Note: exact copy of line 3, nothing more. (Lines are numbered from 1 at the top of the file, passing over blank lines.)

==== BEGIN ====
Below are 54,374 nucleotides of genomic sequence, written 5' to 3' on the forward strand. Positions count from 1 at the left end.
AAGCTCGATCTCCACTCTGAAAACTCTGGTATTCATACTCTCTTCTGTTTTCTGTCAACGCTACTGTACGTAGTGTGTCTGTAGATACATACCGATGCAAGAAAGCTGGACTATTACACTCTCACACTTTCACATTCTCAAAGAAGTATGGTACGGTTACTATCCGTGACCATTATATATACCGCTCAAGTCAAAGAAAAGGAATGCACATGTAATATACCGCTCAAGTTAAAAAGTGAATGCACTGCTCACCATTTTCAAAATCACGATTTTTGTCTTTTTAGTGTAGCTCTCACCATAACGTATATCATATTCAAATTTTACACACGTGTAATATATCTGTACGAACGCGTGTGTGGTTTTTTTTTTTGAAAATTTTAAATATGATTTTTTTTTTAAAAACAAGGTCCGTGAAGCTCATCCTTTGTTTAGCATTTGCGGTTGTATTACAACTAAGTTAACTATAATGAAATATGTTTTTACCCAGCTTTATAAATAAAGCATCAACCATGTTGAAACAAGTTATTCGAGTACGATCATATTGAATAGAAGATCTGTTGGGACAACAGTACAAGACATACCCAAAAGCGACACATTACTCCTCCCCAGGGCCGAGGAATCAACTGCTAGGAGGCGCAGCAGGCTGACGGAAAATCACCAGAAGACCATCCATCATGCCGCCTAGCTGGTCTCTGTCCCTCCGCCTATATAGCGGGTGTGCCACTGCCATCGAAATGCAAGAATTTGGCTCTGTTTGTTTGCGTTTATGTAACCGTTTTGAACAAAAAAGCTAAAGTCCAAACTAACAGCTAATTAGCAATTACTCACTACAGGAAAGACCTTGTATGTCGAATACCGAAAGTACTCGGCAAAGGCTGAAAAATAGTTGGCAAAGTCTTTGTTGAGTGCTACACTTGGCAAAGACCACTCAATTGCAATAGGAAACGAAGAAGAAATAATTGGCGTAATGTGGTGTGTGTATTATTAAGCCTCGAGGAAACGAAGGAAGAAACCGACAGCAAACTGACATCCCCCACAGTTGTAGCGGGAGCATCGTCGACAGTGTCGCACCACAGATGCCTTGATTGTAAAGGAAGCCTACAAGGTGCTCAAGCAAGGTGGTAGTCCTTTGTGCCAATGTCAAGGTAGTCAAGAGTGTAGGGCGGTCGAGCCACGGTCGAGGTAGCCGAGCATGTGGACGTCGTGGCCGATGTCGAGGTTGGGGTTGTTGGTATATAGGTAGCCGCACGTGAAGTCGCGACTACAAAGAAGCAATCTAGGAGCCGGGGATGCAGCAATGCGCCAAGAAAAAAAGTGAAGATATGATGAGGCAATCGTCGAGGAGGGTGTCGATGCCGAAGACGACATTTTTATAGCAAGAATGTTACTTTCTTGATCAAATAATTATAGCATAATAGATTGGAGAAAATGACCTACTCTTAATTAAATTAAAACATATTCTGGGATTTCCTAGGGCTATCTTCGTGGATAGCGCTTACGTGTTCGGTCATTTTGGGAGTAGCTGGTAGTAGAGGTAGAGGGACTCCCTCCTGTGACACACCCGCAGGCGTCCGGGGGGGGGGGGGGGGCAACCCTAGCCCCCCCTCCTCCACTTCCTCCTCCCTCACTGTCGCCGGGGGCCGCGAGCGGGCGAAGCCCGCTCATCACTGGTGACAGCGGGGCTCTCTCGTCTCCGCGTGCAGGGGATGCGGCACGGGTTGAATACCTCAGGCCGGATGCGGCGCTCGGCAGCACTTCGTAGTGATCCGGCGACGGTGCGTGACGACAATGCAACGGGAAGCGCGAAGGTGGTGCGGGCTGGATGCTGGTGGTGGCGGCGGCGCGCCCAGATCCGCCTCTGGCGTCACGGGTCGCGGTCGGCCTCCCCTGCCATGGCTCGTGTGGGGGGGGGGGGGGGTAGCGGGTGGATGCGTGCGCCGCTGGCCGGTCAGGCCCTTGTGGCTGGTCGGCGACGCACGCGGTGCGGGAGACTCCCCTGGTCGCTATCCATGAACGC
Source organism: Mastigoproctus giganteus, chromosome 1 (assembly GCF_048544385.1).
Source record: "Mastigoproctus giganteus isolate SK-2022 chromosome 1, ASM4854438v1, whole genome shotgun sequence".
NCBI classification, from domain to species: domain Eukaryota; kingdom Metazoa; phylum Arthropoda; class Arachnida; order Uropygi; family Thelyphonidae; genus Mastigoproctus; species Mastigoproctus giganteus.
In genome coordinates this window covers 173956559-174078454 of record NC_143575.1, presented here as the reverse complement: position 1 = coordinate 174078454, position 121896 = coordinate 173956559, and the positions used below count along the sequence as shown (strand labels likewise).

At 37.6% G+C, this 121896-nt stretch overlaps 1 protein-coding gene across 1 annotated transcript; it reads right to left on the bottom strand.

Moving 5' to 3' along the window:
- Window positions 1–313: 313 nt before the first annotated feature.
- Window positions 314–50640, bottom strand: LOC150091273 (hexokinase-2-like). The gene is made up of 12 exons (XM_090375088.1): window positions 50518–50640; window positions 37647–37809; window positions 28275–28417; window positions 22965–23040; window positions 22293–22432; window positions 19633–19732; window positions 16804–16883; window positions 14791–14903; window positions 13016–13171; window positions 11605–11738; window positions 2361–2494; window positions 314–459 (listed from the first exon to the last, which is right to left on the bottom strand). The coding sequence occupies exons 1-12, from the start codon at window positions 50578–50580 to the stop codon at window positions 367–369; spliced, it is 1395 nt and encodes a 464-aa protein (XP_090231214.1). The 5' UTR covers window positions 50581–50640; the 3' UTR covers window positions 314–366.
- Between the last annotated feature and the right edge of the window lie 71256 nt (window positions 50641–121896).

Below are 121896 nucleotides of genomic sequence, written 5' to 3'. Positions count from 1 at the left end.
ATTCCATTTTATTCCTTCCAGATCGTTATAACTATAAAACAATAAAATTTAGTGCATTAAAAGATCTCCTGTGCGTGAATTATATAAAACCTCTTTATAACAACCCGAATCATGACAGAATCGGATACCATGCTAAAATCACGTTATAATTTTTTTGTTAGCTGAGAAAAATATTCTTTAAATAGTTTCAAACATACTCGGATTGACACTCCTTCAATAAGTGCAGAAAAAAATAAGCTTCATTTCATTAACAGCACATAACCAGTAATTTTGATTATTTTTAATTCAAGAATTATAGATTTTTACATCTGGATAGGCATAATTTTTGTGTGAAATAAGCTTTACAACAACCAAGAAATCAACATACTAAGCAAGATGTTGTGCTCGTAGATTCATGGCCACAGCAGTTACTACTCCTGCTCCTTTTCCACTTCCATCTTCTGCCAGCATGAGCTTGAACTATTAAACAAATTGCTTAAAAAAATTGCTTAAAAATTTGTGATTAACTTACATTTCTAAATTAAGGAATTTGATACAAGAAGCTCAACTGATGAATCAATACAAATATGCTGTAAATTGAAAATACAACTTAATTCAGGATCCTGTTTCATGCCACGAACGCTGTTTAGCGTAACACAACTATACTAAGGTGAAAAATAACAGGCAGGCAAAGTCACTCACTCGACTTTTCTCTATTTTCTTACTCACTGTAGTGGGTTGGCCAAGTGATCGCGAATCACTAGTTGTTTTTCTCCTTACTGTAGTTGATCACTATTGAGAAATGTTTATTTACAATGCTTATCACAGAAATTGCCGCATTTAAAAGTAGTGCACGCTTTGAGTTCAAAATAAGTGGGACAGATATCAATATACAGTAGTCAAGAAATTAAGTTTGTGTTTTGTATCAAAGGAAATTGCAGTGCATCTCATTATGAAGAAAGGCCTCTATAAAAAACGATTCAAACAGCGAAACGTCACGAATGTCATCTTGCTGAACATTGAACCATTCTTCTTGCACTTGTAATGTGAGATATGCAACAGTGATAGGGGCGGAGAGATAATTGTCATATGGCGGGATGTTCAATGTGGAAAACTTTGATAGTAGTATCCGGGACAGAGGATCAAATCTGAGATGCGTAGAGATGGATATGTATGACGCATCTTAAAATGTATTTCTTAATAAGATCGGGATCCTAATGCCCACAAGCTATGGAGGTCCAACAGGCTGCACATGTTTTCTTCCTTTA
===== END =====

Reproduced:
Source organism: Mastigoproctus giganteus, chromosome 1 (assembly GCF_048544385.1).